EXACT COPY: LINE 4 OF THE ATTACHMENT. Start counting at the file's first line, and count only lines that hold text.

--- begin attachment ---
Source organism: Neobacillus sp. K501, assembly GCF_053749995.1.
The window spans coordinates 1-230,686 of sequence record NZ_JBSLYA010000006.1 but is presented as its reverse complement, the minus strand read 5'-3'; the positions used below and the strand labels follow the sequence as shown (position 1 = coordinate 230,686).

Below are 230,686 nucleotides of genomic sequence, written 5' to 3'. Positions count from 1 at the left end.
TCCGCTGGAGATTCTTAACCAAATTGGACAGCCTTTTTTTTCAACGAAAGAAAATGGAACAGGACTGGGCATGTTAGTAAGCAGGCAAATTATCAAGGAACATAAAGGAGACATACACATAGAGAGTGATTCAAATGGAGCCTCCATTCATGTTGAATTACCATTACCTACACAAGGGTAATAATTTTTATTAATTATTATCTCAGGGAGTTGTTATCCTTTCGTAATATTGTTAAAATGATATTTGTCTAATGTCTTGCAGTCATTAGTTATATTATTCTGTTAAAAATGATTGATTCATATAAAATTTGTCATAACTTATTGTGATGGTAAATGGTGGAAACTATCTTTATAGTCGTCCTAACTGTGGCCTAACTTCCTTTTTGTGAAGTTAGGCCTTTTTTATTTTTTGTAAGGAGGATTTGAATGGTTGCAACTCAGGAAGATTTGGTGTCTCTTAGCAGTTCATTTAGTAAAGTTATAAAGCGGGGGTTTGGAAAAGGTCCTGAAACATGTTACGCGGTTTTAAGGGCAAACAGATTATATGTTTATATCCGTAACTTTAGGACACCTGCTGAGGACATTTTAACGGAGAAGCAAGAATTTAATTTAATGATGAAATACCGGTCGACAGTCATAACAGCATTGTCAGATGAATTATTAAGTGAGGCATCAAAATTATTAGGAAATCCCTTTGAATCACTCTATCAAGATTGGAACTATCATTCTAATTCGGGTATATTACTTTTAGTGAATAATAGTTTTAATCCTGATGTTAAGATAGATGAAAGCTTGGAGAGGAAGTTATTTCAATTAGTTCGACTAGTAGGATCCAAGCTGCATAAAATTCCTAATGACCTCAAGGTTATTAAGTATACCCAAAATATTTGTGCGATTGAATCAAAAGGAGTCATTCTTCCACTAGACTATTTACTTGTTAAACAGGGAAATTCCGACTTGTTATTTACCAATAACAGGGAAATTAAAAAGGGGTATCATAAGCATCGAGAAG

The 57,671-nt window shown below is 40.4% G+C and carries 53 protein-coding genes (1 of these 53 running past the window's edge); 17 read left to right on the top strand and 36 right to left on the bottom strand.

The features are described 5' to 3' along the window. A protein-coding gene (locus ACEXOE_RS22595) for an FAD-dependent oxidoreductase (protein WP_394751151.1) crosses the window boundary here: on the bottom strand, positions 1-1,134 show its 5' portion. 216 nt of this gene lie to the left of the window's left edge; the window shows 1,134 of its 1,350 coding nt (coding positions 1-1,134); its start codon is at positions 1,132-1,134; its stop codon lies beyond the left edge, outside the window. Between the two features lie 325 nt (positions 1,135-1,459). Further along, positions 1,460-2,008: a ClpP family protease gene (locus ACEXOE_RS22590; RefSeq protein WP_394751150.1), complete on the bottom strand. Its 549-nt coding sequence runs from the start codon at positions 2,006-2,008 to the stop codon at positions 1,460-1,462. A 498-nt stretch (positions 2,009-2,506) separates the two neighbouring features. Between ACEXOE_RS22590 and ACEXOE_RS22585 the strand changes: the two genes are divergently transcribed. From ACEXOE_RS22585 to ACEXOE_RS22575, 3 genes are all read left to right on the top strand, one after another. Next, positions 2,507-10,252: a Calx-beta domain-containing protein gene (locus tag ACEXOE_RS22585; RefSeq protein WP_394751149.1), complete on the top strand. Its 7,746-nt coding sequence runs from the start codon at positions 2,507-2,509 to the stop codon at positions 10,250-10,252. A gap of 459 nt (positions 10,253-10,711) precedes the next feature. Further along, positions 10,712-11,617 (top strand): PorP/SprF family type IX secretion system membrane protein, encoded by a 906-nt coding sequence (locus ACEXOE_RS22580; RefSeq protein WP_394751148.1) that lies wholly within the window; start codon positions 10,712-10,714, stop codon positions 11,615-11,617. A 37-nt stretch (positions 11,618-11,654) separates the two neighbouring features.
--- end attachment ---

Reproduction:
TCCGCTGGAGATTCTTAACCAAATTGGACAGCCTTTTTTTTCAACGAAAGAAAATGGAACAGGACTGGGCATGTTAGTAAGCAGGCAAATTATCAAGGAACATAAAGGAGACATACACATAGAGAGTGATTCAAATGGAGCCTCCATTCATGTTGAATTACCATTACCTACACAAGGGTAATAATTTTTATTAATTATTATCTCAGGGAGTTGTTATCCTTTCGTAATATTGTTAAAATGATATTTGTCTAATGTCTTGCAGTCATTAGTTATATTATTCTGTTAAAAATGATTGATTCATATAAAATTTGTCATAACTTATTGTGATGGTAAATGGTGGAAACTATCTTTATAGTCGTCCTAACTGTGGCCTAACTTCCTTTTTGTGAAGTTAGGCCTTTTTTATTTTTTGTAAGGAGGATTTGAATGGTTGCAACTCAGGAAGATTTGGTGTCTCTTAGCAGTTCATTTAGTAAAGTTATAAAGCGGGGGTTTGGAAAAGGTCCTGAAACATGTTACGCGGTTTTAAGGGCAAACAGATTATATGTTTATATCCGTAACTTTAGGACACCTGCTGAGGACATTTTAACGGAGAAGCAAGAATTTAATTTAATGATGAAATACCGGTCGACAGTCATAACAGCATTGTCAGATGAATTATTAAGTGAGGCATCAAAATTATTAGGAAATCCCTTTGAATCACTCTATCAAGATTGGAACTATCATTCTAATTCGGGTATATTACTTTTAGTGAATAATAGTTTTAATCCTGATGTTAAGATAGATGAAAGCTTGGAGAGGAAGTTATTTCAATTAGTTCGACTAGTAGGATCCAAGCTGCATAAAATTCCTAATGACCTCAAGGTTATTAAGTATACCCAAAATATTTGTGCGATTGAATCAAAAGGAGTCATTCTTCCACTAGACTATTTACTTGTTAAACAGGGAAATTCCGACTTGTTATTTACCAATAACAGGGAAATTAAAAAGGGGTATCATAAGCATCGAGAAG